1. Without having run the numbers, this seems to me one of the more complicated and least efficient options available. A huge amount of energy would be required to mine permafrost or ice, transport it to a trench, melt it and create a waterfall to generate electricity. It wouldn’t work all the time anyway because during the winter the water would snap-freeze on exposure to the atmosphere. No, I can’t see this idea working.

      1. Interesting. Never heard of this before. I tend to agree with Mossy, I would be surprised if the power generated was greater than the power required to mine, transport & melt the permafrost.

        Also, your going to have to deal with head loss which is going to put a maximum on your net head.

        And why dynamos instead of turbines? Aren’t the dynamos going to be less efficient?

  4. My idea of vast hydro power systems on Mars also creates a Martian civilization in a hurry. A minor nuclear reactor will hold back progress, as each fabrication could take a long time. Hydro power is a technology we already understand, and they can fabricate on demand, without waiting for complicated clearances.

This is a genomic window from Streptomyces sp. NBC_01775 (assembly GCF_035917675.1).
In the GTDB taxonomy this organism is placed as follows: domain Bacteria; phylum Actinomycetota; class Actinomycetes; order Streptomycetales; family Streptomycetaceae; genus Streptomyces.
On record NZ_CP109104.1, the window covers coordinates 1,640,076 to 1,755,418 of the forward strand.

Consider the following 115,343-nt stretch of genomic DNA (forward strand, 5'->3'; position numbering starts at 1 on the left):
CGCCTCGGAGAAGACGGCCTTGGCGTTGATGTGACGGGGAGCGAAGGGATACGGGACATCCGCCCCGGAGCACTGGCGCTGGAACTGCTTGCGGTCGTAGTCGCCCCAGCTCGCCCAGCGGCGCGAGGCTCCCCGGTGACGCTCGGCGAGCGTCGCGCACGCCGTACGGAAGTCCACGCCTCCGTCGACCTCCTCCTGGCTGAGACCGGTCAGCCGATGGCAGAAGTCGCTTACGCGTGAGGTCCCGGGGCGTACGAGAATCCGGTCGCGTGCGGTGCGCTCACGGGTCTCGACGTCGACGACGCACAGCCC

It creates 1,000’s of jobs in support, as fast as those in charge care to build the supporting structures, and new interns land to begin new jobs in a steady flow. With 78,000 who have already expressed interest in going…I’m sure there will be no shortage of enthusiastic available labor.

    You’ll eventually have colonies that need to include housing for 1,000’s, that go to work to run the power plants, smelt ores, or related nearby industries that will migrate to such vast available power. Once underway, the colony will need everything we experience on Earth, malls, schools, shops, parks (under domes), offices for doctors or lawyers, engineering offices, plus tourism…which includes hotels and trips of interest on Mars, besides the scientists.

    What almost unlimited available electric power for displays and modern entertainment, the casinos on Mars and play areas, will make Las Vegas look like Kindergarten, which will attract even MORE people.